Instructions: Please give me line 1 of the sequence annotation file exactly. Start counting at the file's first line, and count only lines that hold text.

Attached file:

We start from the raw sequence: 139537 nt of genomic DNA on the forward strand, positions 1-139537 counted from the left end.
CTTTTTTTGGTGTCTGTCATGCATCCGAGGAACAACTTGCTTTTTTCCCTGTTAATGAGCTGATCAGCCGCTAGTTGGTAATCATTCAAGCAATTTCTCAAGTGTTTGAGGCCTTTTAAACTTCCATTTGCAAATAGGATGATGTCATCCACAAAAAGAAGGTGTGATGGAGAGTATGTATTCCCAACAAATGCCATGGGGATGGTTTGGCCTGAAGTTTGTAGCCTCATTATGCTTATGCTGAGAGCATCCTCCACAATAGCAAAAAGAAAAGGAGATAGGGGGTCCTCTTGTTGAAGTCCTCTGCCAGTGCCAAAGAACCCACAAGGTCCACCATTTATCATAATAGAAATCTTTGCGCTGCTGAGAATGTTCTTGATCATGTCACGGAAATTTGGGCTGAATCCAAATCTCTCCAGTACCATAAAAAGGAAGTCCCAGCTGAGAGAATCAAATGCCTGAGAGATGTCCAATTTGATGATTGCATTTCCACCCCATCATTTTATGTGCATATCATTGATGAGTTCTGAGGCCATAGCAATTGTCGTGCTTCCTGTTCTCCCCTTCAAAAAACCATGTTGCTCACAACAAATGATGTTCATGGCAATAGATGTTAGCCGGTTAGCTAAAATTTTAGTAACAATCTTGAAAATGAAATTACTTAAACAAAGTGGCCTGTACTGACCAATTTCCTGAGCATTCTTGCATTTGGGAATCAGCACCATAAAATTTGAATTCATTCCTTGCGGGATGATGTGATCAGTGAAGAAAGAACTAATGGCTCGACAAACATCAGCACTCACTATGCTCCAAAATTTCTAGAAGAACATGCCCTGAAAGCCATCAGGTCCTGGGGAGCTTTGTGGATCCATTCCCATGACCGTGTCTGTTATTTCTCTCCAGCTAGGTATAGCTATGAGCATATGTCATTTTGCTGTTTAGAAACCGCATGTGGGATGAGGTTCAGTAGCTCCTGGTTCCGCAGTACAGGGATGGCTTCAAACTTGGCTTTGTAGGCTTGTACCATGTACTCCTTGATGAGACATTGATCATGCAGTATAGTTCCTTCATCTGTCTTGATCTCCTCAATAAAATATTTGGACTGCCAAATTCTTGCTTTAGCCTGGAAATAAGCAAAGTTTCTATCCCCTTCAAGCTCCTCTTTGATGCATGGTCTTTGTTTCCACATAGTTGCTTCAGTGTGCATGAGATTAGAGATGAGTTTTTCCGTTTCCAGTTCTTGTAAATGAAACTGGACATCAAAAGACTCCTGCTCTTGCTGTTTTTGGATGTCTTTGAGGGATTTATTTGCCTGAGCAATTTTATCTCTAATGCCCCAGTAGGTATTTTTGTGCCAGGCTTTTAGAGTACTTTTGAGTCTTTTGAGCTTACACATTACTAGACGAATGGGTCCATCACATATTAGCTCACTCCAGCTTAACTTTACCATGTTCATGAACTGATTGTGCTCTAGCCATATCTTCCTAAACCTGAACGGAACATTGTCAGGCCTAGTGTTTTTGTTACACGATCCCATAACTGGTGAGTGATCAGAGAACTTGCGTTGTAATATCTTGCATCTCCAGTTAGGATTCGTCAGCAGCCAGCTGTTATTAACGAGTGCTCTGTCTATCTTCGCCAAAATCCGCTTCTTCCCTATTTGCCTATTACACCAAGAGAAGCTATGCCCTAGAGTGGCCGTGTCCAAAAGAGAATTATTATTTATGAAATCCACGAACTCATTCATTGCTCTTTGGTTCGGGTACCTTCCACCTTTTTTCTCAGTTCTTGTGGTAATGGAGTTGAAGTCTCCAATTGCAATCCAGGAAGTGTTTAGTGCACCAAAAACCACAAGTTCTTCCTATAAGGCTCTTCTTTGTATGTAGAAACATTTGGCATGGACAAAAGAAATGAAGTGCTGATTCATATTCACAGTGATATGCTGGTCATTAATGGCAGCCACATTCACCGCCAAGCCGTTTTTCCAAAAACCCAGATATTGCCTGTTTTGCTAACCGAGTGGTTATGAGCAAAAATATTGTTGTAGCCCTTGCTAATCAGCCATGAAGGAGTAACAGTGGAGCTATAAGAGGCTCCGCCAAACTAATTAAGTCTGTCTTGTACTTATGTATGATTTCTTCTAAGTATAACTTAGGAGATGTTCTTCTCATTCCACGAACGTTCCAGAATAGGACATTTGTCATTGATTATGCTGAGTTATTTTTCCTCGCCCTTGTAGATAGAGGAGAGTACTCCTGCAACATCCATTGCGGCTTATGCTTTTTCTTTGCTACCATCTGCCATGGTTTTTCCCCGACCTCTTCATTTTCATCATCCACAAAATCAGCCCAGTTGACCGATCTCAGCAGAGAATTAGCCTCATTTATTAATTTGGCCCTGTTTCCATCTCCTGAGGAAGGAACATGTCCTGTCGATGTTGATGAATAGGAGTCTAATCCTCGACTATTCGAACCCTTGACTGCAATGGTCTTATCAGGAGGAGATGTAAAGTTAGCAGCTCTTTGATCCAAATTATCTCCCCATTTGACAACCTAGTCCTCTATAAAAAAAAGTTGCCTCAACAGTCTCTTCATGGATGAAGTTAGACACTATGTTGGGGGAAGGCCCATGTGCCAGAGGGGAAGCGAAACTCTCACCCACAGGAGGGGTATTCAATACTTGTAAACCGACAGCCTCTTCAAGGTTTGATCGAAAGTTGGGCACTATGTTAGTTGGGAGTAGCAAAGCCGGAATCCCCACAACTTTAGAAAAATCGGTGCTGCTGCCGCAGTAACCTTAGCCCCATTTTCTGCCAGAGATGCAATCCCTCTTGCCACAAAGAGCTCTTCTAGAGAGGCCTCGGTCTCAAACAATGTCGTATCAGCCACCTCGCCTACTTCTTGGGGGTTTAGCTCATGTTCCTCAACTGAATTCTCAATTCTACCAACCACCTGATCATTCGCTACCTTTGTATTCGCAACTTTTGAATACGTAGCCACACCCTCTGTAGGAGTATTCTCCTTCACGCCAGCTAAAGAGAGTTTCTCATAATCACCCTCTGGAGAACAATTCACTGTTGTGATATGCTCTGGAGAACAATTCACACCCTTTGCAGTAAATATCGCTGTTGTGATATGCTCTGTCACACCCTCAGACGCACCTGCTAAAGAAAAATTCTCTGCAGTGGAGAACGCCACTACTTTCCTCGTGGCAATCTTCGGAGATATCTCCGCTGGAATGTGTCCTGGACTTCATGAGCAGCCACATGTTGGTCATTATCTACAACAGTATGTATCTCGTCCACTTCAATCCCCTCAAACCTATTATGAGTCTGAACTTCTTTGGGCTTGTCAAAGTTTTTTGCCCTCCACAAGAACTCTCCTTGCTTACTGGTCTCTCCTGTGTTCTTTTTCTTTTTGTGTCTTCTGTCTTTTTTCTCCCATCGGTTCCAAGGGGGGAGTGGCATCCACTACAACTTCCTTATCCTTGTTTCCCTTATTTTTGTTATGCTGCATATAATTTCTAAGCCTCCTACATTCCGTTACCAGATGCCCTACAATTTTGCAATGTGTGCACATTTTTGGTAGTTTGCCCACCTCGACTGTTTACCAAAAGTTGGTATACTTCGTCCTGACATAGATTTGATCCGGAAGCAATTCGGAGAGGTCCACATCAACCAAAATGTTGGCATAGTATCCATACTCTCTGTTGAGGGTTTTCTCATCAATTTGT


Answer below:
We start from the raw sequence: 139537 nt of genomic DNA on the forward strand, positions 1-139537 counted from the left end.